Surfaces between layers of sediments (bedding planes) are usually deposited in horizontal sheets, but cross-bedding is inclined. Cross bedding is very common in beach deposits, sand dunes, and river deposited sediment. Note that reverse graded bedding cannot occur as current velocity increases, because each layer will simply be removed as the current achieves a velocity high enough to carry sediment of a particular size. Graded bedding results when a sediment-laden current (such as a turbidity current) begins to slow down. Cross-bedding or cross-stratification is an arrangement of beds or laminations in which one set of layers is inclined relative to the others.
Surfaces between layers of sediments (bedding planes) are usually deposited in horizontal sheets, but cross-bedding is inclined. Graded beds are horizontal and are usually sorted from coarse at the bottom to fine at the top. GRADED BEDDING Turbidites:The lower part (a-b-c) of a Bouma sequence: the interval a is constituted by massive bedding; the interval b by parallel, horizontal lamination; the interval c by cross-bedding and convolute lamination. One of the most common types of bedding is called graded bedding.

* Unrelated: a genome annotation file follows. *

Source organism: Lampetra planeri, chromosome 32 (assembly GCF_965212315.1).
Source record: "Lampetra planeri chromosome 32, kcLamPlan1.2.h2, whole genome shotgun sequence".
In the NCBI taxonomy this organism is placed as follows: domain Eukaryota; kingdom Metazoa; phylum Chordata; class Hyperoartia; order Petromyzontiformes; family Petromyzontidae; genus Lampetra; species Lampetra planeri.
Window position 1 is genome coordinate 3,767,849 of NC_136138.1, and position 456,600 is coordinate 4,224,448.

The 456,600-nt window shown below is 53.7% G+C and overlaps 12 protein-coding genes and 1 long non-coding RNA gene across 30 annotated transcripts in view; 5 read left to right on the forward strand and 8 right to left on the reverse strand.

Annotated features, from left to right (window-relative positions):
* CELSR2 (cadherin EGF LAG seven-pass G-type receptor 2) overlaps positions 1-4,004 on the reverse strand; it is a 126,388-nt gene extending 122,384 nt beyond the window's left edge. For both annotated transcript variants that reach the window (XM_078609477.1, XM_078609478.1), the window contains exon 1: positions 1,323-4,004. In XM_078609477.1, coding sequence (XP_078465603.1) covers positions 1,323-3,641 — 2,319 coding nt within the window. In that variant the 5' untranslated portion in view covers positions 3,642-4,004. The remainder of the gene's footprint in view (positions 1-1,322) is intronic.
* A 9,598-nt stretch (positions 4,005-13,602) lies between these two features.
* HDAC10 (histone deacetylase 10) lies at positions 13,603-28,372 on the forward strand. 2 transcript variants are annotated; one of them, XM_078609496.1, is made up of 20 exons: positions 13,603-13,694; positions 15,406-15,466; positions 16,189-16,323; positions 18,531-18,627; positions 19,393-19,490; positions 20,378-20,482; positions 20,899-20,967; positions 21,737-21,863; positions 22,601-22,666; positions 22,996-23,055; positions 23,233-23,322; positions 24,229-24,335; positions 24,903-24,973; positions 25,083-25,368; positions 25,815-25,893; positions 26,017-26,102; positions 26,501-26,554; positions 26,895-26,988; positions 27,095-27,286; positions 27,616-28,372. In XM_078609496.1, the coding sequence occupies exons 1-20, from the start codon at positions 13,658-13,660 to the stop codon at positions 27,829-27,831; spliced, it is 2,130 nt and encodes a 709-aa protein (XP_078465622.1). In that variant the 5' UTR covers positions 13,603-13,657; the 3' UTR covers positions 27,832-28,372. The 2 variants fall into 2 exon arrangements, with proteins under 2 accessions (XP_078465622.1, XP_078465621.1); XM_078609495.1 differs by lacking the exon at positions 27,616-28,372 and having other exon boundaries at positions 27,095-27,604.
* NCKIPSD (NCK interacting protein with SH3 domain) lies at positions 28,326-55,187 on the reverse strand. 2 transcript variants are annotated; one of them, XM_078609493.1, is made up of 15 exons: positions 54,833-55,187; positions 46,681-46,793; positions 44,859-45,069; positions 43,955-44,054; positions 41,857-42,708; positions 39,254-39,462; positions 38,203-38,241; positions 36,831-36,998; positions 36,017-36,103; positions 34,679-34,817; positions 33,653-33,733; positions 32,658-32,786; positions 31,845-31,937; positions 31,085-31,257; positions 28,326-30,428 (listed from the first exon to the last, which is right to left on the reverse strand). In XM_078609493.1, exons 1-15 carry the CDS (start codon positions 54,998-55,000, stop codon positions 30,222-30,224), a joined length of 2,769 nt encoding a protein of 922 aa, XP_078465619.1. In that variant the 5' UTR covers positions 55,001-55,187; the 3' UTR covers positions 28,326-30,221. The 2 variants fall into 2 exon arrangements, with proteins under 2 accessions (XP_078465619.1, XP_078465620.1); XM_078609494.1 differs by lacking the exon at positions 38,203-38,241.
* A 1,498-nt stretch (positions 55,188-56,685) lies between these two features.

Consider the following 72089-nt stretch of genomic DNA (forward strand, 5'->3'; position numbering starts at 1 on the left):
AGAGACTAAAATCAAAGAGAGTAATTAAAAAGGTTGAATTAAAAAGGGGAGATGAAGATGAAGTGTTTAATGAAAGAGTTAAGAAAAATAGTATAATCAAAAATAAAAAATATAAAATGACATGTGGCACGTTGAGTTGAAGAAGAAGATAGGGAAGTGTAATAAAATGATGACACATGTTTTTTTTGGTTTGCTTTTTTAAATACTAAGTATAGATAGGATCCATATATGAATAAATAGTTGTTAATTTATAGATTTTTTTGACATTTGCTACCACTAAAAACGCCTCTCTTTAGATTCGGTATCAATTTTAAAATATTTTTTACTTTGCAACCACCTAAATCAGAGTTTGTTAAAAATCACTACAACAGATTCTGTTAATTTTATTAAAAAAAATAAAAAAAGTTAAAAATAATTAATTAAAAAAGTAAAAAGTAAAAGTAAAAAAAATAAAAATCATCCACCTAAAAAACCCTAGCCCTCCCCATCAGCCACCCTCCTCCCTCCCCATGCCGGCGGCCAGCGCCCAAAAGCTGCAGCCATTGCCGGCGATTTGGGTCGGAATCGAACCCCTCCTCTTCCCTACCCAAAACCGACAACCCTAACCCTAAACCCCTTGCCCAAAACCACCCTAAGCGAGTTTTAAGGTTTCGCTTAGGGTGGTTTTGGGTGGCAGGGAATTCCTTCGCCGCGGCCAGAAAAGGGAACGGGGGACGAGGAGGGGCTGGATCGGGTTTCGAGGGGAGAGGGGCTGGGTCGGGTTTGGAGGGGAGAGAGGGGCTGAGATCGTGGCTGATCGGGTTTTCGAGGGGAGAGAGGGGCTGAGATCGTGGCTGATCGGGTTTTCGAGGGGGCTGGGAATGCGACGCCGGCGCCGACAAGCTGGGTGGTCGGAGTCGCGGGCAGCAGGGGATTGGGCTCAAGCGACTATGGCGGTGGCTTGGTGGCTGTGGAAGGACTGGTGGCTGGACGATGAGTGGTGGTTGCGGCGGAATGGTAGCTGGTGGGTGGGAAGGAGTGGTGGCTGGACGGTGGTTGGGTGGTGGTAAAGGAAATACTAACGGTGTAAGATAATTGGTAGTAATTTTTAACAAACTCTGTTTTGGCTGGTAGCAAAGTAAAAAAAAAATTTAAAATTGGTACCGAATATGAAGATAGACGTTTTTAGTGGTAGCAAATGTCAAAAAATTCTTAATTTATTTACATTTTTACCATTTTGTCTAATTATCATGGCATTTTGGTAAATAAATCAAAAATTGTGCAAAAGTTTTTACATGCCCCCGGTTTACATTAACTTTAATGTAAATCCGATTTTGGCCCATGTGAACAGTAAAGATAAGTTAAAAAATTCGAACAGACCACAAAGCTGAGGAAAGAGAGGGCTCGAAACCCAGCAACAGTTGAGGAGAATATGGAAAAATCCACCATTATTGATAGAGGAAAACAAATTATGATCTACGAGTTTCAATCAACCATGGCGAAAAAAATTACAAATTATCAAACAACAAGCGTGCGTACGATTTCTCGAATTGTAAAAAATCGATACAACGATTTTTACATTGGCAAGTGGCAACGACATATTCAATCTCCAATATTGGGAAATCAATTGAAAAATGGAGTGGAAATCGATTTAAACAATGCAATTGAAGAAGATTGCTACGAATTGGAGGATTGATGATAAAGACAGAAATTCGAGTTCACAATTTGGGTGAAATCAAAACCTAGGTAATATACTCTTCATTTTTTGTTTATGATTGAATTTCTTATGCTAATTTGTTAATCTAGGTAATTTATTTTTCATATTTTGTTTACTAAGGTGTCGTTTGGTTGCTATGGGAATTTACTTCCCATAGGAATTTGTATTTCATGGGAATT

Cross-Bedding and Graded Bedding. For carbonates, cross-bedding is often the most useful for topping, where it can be found. Fossils preserved in growth position are relatively rare. The development of normally graded bedding requires transport of multiple sediment sizes both in suspension, and as bottom or traction loads, which subsequent to flow energy subsidence, settle out in order of weight and density. Assymmetrical features, such as cross or graded bedding, are used to determine whether the beds have been rotated more than 90 degrees –overturned.
What Is The Difference Between Graded Bedding And Cross-bedding?
Posts about cross-bedding written by richardwilliamsgeologist. Within most of the rocks you can find examples of graded bedding, where the grains in each layer are coarser at the base and become progressively finer towards the top, as in the image below.